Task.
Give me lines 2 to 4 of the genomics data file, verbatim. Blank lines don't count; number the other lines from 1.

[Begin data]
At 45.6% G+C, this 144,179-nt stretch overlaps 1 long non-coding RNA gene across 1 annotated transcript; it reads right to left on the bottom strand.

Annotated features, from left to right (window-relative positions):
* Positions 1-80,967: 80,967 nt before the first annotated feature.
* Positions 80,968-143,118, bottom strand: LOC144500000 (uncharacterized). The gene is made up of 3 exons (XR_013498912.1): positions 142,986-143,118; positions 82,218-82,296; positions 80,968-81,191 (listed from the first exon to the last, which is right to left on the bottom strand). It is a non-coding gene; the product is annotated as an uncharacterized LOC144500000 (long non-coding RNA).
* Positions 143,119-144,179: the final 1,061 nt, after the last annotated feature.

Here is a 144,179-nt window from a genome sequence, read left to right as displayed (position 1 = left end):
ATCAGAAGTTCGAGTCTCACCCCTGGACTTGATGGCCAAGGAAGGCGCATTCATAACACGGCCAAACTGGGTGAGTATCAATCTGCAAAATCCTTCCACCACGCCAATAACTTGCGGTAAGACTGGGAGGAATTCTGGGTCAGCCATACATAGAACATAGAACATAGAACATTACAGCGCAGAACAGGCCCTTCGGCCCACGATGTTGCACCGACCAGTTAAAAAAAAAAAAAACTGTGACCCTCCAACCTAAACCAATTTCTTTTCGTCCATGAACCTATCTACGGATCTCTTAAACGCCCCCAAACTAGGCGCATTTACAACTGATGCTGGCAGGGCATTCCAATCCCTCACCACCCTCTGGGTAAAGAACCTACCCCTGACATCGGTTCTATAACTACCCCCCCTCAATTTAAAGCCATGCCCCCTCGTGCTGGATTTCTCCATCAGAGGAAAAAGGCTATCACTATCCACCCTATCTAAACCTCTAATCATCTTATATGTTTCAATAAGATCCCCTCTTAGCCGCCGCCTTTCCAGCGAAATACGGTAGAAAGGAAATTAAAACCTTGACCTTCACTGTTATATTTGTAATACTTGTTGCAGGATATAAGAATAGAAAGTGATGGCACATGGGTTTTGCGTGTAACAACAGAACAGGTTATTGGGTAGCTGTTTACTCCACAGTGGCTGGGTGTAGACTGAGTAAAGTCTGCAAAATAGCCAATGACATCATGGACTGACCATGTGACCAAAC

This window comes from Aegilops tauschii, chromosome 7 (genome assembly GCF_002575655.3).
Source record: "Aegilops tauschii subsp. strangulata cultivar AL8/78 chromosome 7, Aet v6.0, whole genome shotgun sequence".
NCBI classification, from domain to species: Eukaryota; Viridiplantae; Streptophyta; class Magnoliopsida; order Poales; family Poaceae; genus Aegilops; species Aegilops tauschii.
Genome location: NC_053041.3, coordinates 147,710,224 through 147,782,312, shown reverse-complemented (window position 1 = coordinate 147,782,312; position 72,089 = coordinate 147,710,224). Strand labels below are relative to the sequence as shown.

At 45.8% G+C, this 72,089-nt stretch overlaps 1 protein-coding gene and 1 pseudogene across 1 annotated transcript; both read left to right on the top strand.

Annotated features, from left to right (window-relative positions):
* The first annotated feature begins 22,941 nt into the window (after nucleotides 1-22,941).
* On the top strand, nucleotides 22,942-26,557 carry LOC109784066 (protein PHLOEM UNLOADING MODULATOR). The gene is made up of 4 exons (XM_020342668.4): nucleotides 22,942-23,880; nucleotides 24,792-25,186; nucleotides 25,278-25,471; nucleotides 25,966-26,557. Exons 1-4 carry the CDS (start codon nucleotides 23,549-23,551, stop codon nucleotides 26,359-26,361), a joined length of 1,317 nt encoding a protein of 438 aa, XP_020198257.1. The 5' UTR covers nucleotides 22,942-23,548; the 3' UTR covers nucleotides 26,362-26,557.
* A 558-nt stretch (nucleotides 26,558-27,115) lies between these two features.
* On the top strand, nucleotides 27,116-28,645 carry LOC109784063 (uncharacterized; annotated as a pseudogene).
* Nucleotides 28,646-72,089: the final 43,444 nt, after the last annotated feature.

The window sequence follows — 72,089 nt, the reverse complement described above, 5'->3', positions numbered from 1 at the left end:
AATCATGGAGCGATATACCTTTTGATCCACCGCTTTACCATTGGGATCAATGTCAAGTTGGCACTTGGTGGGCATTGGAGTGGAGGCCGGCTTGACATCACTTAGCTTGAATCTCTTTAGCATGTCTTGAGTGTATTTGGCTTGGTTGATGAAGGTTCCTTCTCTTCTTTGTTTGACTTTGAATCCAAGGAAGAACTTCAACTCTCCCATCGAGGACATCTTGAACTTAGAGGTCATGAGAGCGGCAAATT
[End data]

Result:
Annotated features, from left to right (window-relative positions):
* Positions 1-80,967: 80,967 nt before the first annotated feature.
* Positions 80,968-143,118, bottom strand: LOC144500000 (uncharacterized). The gene is made up of 3 exons (XR_013498912.1): positions 142,986-143,118; positions 82,218-82,296; positions 80,968-81,191 (listed from the first exon to the last, which is right to left on the bottom strand). It is a non-coding gene; the product is annotated as an uncharacterized LOC144500000 (long non-coding RNA).